“If I spot a 150-inch deer chasing a doe back and forth, I believe hunters should stay put. It’s better than putting a lot of scent out around your stand and running the risk of bumping other deer or even turkeys that can spread alarm,” relates Volkmar. “Spot-and-stalk works great when you spot a buck that has bred a doe and he’s bedded beside her. They’re not going anywhere, and even if the buck spots you advancing he won’t leave that doe if she remains bedded.”

It can be that simple, but multiple bucks surrounding a hot doe can make an advance tricky at best. Stalkers should be especially wary of downwind locations where adolescent bucks bed to keep the hot doe located via olfactory senses.

One of my hunting haunts has a high ridge that overlooks wooded timber below. Whitetails routinely run the open ridge above as well as hole up in the dense stand of timber below. One morning I opted for a spot-and-stalk hunt using the high ridge as a vantage. Halfway through the morning a buck slipped past me pushing a doe and they dropped into the timber below. I scrambled to gain good visibility and finally located the duo in a breeding hideyhole. Crawling on my stomach, I eased up to the rim of the ridge and patiently waited for the buck to reveal itself in an opening below. Thirty minutes later lover boy nudged the doe through a Volkswagen-sized opening and I aimed for his next move. When he stepped through I barked like a coyote and followed that bark with one from my .300 Winchester Magnum.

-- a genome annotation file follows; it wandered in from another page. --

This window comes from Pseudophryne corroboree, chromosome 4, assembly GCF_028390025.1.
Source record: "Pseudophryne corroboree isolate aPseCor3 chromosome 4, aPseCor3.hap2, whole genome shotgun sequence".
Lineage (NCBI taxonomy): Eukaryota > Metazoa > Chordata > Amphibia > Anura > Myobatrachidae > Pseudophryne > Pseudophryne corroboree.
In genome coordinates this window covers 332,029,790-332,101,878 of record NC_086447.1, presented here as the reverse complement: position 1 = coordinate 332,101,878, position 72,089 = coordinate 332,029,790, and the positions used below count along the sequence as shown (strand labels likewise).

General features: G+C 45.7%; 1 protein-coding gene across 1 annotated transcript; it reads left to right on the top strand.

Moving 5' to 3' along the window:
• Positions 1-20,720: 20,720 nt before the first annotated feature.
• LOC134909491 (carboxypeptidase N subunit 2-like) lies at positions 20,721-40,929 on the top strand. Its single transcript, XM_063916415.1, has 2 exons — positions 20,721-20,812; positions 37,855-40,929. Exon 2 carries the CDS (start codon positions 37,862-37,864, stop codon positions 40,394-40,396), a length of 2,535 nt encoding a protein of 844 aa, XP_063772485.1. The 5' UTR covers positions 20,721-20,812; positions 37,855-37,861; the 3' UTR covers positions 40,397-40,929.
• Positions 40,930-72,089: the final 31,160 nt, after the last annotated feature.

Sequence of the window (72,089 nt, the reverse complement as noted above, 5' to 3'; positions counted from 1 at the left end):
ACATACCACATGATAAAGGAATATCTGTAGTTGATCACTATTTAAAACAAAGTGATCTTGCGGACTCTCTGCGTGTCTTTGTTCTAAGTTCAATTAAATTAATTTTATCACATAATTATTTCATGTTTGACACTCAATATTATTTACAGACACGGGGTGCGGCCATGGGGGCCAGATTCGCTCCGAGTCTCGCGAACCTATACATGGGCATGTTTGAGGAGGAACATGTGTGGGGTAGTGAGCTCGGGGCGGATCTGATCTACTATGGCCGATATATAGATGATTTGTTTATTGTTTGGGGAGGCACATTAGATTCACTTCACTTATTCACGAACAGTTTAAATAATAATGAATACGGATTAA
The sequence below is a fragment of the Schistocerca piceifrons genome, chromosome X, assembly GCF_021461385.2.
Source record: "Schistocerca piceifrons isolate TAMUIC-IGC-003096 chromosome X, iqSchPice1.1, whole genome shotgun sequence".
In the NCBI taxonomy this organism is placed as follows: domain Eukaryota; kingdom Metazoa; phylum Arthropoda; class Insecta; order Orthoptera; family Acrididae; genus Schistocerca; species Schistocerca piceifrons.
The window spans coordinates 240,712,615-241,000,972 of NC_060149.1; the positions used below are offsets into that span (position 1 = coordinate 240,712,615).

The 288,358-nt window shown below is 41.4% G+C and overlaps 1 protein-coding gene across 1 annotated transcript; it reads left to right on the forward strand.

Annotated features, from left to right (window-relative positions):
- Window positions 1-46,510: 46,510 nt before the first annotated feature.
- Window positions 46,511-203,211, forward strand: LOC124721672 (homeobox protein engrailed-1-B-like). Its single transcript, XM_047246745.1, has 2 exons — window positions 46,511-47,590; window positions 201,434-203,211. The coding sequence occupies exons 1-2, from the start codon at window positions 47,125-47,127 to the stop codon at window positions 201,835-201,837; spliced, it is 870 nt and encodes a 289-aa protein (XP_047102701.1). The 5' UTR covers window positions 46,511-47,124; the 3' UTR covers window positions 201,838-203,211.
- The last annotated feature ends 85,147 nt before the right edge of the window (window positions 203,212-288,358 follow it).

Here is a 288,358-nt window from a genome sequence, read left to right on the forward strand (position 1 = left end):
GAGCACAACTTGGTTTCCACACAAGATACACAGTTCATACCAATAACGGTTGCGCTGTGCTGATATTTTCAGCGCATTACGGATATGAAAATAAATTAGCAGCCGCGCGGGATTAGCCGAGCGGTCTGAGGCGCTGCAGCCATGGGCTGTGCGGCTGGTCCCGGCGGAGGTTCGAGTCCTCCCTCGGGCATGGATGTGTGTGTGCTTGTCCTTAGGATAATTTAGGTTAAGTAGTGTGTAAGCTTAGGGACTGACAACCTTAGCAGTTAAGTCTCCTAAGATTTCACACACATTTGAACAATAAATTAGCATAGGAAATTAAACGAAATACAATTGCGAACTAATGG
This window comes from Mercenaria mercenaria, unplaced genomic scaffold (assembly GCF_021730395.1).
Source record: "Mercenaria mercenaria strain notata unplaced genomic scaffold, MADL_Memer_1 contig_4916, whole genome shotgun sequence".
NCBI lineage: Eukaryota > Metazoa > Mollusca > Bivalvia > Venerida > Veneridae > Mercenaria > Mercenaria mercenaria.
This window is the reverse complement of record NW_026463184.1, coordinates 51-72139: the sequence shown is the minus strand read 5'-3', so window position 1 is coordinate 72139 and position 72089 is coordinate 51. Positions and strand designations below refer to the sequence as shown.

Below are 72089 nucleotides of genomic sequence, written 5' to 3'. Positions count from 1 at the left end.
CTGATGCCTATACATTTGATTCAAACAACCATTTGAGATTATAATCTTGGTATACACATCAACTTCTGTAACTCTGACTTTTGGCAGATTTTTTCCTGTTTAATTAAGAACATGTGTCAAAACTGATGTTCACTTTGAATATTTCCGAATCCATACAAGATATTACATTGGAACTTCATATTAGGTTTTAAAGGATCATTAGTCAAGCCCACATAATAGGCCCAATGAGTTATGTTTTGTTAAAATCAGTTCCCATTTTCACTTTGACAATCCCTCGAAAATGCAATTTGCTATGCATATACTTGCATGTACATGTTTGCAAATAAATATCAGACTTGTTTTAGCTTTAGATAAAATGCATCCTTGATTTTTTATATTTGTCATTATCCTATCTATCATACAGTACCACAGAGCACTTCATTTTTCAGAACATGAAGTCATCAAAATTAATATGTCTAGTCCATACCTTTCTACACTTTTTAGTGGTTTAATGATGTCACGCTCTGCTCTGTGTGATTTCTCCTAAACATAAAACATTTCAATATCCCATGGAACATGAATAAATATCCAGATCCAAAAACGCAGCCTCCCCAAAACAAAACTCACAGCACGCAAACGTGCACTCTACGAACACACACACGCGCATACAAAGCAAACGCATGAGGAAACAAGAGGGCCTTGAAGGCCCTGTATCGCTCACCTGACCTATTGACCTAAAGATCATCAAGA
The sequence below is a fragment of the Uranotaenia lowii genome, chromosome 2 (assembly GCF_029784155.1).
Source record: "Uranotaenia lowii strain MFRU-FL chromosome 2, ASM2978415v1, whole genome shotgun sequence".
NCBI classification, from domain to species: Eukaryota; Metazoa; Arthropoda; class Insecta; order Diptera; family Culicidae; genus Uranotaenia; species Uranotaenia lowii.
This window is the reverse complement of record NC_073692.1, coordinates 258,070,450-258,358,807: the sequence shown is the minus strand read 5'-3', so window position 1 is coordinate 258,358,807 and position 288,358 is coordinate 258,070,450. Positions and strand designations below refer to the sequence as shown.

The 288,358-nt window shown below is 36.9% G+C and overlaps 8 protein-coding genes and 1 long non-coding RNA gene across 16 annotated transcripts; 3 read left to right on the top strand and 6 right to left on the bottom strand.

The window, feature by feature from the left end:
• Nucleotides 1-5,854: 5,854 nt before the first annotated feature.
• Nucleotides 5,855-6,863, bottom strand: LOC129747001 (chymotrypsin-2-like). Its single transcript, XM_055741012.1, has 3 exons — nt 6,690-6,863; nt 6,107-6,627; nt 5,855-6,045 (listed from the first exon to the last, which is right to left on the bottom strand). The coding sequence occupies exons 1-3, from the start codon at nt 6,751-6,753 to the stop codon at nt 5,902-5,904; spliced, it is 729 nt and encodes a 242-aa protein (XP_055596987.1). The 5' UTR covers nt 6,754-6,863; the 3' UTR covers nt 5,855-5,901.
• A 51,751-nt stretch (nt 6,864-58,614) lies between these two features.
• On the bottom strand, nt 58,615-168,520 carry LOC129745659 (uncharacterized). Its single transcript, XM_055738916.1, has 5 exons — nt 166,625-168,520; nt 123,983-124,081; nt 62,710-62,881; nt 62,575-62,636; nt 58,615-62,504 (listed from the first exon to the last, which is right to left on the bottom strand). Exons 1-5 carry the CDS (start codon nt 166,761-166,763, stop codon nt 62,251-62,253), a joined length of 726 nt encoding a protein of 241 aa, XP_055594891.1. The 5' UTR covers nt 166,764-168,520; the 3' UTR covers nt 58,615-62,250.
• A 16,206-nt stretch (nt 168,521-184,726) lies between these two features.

Leave Your Stand